When Kaiser Permanente announced Thursday that it plans to open a medical school in Southern California by 2019, executives also said they wanted to address one of medical education’s biggest issues: diversity.
The company wants to recruit more minority students and teach doctors how to care for a diverse patient population, two goals medical schools throughout the country have been trying to achieve with mixed results.
Many ethnic groups are under-represented in medical schools, leading to concerns that doctors might struggle to treat some minority groups, especially Latinos, who make up about 17% of the U.S. population but only about 9% of medical students, according to the Assn. of American Medical Colleges.
By acknowledging that one of its new school’s primary focuses will be on diversity, Kaiser executives are sending a key message, said John Prescott, the group’s chief academic officer.
FOR THE RECORD:
Dec. 18, 2015, 9:29 a.m.: An earlier version of this article incorrectly identified John Prescott, chief academic officer of the Assn. of American Medical Colleges, as James Prescott.
“When a school starts, it’s important to understand their mission, and when Kaiser says diversity and meeting needs of community are top goals, it’s powerful,” Prescott said.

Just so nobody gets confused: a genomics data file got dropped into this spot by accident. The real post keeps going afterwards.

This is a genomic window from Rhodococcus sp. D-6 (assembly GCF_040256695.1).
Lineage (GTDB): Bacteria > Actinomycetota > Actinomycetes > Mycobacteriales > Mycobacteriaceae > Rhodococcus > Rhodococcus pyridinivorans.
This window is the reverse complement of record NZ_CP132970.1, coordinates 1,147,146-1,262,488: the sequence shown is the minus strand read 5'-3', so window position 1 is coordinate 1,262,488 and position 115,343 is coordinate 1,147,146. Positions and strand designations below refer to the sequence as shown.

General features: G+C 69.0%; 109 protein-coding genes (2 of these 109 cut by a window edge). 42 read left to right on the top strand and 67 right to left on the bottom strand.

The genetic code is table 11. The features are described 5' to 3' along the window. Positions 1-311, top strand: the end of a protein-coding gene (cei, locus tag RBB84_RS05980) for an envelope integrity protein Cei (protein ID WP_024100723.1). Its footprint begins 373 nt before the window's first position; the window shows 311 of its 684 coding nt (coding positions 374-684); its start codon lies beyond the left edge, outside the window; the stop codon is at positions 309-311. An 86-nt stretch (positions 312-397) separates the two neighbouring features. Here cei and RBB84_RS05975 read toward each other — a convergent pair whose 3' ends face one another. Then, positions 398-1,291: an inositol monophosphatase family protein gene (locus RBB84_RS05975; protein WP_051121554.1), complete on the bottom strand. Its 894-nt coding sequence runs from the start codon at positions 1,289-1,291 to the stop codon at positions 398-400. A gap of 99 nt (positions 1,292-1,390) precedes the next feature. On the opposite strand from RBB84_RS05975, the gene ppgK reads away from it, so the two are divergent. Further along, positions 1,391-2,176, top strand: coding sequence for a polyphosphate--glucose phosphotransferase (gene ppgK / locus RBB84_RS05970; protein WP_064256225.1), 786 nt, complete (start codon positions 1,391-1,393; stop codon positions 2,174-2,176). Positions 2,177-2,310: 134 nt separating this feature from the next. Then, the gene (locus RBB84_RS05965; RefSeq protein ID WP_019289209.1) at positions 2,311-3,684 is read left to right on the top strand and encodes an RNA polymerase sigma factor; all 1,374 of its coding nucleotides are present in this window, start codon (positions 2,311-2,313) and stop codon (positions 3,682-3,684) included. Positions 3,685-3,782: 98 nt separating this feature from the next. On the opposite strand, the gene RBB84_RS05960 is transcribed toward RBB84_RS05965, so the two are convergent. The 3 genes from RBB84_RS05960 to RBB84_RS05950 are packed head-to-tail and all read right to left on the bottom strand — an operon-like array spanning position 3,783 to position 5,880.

At the University of California medical schools, in fall 2014, 7% of students were black and 12% were Latino, according to UC statistics. Those numbers are an increase from 2010, when 4% of medical students were black and 8% were Latino.
Schools have tried to increase diversity by boosting recruitment efforts and financial aid packages.
USC has focused on spending scholarship funds to recruit “the best and the brightest, including minorities,” said Carmen A. Puliafito, the dean of USC’s Keck School of Medicine, where 6% of students are black and 8% are Latino.
USC also has mentoring programs with area K-12 schools and programs in which minority undergraduates can shadow doctors and conduct their own research.
Puliafito also said he thought Kaiser was well-positioned to add a medical school since the company already has hospitals and facilities.
“Kaiser already has a key resource,” he said.
The company will have to invest in basic science education, he said, but “I’m sure they will handle it.”
“They are a rich organization, and it makes sense they will spend money on this,” Puliafito said.
Other schools have offered incentives for students who are willing to work in suburban or rural areas as a way to increase medical care in parts of the country that often lack physicians. At UC Riverside, which opened a medical school in 2013, students who work in the Inland Empire area for five years practicing primary care medicine will have their tuition waived.
Medical school administrators said an additional medical school could also lead to more doctors serving similar areas.
“There’s tremendous need for physicians in many parts of the state that remain medically underserved,” said James Grant, UC Riverside spokesman. “There’s a high demand and having another medical school in Southern California will surely help the physician shortage.”